By Tony Perkins
His name is David Fivecoat, but the Army Colonel may as well be a turncoat to religious liberty. The Commander of the Airborne and Ranger Training Brigade at Fort Benning is quickly becoming the face of the military censorship problem, as a shocking new story breaks about his treatment of a Georgia base chaplain.
At a training session on suicide prevention, Chaplain Joseph Lawhorn told soldiers about his own struggles with depression and how faith helped him through. At one point, he even offered the attendees a two-sided handout that included resources for struggling service members — some religious, some not. Apparently, that was enough to land the Chaplain in his Commander’s office on Thanksgiving Day, where he was personally handed a “Letter of Concern” accusing him of unlawfully proselyting.
Lawhorn was speechless. In the letter, Col. Fivecoat claims it was unacceptable for the Chaplain to list “Army resources on one side and a biblical approach to handling depression on the other side.” “This made it impossible,” he argued, “for those in attendance to receive the information without also receiving the biblical information.”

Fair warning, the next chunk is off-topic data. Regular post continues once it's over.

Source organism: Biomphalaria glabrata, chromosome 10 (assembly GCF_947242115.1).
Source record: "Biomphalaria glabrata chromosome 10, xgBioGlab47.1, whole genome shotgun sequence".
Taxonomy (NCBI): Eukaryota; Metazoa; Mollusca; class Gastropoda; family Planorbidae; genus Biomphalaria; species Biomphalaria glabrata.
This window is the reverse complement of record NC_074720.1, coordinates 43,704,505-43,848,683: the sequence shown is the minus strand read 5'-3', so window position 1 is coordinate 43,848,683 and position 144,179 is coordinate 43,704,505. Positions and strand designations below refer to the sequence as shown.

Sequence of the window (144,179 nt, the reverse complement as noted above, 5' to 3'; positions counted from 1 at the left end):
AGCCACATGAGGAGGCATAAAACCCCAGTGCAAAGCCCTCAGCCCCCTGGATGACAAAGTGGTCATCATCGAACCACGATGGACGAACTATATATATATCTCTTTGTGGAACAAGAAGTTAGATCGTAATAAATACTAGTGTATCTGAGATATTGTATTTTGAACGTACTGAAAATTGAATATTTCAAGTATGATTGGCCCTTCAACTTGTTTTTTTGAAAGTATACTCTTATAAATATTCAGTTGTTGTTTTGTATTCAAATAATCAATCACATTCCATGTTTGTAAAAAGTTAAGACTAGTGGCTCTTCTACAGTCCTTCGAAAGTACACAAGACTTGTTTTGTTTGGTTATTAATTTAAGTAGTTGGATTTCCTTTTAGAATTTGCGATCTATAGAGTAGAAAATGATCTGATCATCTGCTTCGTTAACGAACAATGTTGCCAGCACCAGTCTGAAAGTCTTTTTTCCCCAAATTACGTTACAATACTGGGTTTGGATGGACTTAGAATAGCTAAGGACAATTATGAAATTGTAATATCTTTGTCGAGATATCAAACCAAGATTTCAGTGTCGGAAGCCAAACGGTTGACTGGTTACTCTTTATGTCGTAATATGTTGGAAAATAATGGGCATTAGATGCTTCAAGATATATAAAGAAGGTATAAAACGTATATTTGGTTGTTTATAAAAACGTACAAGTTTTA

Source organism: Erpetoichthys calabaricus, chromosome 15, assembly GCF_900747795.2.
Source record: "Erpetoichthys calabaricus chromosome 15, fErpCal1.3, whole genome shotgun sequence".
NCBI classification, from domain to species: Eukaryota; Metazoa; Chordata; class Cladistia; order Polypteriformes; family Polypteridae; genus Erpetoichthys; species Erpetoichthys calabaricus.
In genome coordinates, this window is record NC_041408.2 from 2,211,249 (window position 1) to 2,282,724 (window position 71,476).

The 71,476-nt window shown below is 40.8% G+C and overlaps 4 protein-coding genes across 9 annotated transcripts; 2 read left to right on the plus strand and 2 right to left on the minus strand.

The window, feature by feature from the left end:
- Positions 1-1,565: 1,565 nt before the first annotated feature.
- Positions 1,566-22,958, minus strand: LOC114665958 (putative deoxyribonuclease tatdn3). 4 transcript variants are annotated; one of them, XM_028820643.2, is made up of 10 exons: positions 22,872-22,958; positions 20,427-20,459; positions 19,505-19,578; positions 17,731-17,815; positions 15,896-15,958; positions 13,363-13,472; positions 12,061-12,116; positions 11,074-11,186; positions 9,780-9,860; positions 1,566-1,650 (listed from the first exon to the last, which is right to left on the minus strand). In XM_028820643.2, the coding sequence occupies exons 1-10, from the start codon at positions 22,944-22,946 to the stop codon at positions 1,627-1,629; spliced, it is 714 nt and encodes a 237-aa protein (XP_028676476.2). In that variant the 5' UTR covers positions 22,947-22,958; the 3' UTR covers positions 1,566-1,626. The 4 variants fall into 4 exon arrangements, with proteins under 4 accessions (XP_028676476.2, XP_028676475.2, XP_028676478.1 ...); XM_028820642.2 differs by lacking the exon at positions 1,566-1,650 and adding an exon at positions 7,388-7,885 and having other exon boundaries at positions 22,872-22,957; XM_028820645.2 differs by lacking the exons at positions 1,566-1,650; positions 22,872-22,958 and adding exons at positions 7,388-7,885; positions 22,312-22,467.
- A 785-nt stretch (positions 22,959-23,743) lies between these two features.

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The controversy was so outrageous that it caught Rep. Doug Collins’s (R-Ga.) attention. “I find it counterintuitive to have someone lead a suicide prevention course but prohibit them from providing their personal testimony,” the Congressman, who is also a reserve military chaplain and represents the district that includes Fort Benning, wrote.
At a time when the military is dealing with a crisis of confidence, morale, sexual assault, and suicide, deemphasizing faith — and the peace and comfort it offers — is not only ridiculous, but dangerous. More of our brave men and women in the military today are committing suicide than dying in combat. That means our greatest enemy is no longer war but anger and depression. And what better way to fight that enemy than encouraging spiritual and emotional wellness?
Unfortunately, a growing number of military officials under the Obama administration no longer see it that way and mistake religious expression as the threat — not a solution. For now, Chaplain Lawhorn has no choice but to fight the letter, hiring our good friends at Liberty Institute to bring the constitutional clarity this commander sorely needs. “Not only is it lawful for a chaplain to talk about matters of faith and spirituality and religion in a suicide prevention training class — but the Army policy encourages discussion of matters of faith and spirituality,” Michael Berry explained. “The fact that one person in the class was offended changes nothing.”
Tony Perkins is president of the Washington, D.C.-based Family Research Council. He is a former member of the Louisiana legislature where he served for eight years, and he is recognized as a legislative pioneer for authoring measures like the nation’s first Covenant Marriage law.
(Via FRC’s Washington Update. Tony Perkins’ Washington Update is written with the aid of FRC senior writers.)
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